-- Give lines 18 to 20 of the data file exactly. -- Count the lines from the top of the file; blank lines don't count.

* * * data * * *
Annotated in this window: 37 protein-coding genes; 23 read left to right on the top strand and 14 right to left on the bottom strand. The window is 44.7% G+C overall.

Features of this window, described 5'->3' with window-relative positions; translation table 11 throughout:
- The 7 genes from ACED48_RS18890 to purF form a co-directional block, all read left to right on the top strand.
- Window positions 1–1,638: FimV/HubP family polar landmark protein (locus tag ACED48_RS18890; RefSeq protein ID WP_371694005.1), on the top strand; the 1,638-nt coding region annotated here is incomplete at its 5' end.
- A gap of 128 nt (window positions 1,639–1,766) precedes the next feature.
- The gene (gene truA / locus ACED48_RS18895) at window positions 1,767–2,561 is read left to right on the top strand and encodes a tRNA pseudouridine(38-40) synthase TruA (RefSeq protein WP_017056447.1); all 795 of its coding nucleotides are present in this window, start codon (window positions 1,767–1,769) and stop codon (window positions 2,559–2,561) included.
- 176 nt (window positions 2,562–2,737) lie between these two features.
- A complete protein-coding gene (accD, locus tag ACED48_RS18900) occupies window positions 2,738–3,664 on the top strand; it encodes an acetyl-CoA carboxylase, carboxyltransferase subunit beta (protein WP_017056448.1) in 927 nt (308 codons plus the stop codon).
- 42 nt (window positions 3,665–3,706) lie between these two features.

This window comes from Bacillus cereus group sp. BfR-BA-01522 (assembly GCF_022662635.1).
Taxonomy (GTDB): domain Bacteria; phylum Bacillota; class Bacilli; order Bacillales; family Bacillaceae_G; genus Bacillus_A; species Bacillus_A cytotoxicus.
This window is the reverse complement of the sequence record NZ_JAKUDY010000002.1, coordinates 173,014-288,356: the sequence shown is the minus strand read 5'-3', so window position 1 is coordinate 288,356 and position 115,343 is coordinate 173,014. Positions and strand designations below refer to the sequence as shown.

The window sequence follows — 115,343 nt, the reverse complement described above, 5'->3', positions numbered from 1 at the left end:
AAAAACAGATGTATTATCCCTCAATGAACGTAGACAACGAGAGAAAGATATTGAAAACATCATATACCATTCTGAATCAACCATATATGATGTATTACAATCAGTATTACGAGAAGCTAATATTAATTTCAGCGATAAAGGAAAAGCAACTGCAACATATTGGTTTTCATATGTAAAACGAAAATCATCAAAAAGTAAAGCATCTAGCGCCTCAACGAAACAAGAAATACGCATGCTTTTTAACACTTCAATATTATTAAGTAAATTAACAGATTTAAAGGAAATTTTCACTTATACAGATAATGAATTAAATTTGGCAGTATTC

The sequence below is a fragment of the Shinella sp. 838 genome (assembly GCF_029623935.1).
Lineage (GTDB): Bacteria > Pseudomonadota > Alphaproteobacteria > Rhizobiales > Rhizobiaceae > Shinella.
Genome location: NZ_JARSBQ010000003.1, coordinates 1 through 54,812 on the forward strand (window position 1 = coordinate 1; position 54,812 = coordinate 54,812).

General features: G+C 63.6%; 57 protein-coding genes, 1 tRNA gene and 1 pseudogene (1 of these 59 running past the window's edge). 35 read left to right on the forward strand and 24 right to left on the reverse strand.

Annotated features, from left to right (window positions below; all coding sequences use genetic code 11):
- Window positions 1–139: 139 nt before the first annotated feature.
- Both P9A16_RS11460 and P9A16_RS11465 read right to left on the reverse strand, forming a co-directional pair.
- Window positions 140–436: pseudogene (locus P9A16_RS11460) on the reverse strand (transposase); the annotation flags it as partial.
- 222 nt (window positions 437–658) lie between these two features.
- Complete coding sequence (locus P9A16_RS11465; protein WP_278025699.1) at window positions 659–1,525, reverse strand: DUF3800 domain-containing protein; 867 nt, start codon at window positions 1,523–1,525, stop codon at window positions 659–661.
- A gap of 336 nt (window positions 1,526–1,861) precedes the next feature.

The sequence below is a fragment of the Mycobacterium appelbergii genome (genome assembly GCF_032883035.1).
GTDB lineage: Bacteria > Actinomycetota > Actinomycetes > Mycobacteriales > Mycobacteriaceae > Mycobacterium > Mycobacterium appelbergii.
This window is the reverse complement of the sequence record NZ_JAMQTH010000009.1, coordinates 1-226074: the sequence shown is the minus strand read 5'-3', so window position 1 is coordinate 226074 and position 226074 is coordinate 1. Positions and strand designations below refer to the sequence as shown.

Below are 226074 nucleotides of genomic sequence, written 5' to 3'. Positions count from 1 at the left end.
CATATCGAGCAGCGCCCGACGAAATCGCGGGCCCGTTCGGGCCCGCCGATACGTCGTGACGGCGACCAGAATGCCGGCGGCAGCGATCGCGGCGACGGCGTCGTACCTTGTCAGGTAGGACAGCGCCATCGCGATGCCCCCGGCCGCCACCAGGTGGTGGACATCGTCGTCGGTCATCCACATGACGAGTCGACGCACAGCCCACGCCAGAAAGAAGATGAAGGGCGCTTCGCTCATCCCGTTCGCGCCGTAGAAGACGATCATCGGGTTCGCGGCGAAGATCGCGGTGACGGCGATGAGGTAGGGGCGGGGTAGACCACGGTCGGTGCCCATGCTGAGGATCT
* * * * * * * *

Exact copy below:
General features: G+C 63.6%; 57 protein-coding genes, 1 tRNA gene and 1 pseudogene (1 of these 59 running past the window's edge). 35 read left to right on the forward strand and 24 right to left on the reverse strand.

Annotated features, from left to right (window positions below; all coding sequences use genetic code 11):
- Window positions 1–139: 139 nt before the first annotated feature.